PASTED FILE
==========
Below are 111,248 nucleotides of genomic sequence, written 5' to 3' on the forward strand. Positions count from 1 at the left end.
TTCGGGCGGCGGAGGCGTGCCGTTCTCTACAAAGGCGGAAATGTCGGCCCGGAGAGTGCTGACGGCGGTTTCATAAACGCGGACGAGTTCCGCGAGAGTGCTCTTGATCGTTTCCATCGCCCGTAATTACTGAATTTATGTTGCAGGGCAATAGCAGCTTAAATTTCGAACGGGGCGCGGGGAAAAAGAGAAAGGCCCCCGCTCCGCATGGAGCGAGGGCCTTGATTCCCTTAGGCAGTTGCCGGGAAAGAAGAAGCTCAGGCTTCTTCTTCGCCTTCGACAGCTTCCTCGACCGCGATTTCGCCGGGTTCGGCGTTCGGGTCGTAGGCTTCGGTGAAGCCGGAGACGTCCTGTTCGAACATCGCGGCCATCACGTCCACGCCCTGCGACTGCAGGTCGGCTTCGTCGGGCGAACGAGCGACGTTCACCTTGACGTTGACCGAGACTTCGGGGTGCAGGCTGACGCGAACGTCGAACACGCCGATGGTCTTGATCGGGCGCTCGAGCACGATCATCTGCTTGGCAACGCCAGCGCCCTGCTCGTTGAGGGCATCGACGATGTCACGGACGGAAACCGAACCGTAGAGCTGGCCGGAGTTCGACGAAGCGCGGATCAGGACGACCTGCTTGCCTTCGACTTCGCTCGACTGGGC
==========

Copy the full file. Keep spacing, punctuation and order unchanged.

Below are 111,248 nucleotides of genomic sequence, written 5' to 3' on the forward strand. Positions count from 1 at the left end.
TTCGGGCGGCGGAGGCGTGCCGTTCTCTACAAAGGCGGAAATGTCGGCCCGGAGAGTGCTGACGGCGGTTTCATAAACGCGGACGAGTTCCGCGAGAGTGCTCTTGATCGTTTCCATCGCCCGTAATTACTGAATTTATGTTGCAGGGCAATAGCAGCTTAAATTTCGAACGGGGCGCGGGGAAAAAGAGAAAGGCCCCCGCTCCGCATGGAGCGAGGGCCTTGATTCCCTTAGGCAGTTGCCGGGAAAGAAGAAGCTCAGGCTTCTTCTTCGCCTTCGACAGCTTCCTCGACCGCGATTTCGCCGGGTTCGGCGTTCGGGTCGTAGGCTTCGGTGAAGCCGGAGACGTCCTGTTCGAACATCGCGGCCATCACGTCCACGCCCTGCGACTGCAGGTCGGCTTCGTCGGGCGAACGAGCGACGTTCACCTTGACGTTGACCGAGACTTCGGGGTGCAGGCTGACGCGAACGTCGAACACGCCGATGGTCTTGATCGGGCGCTCGAGCACGATCATCTGCTTGGCAACGCCAGCGCCCTGCTCGTTGAGGGCATCGACGATGTCACGGACGGAAACCGAACCGTAGAGCTGGCCGGAGTTCGACGAAGCGCGGATCAGGACGACCTGCTTGCCTTCGACTTCGCTCGACTGGGC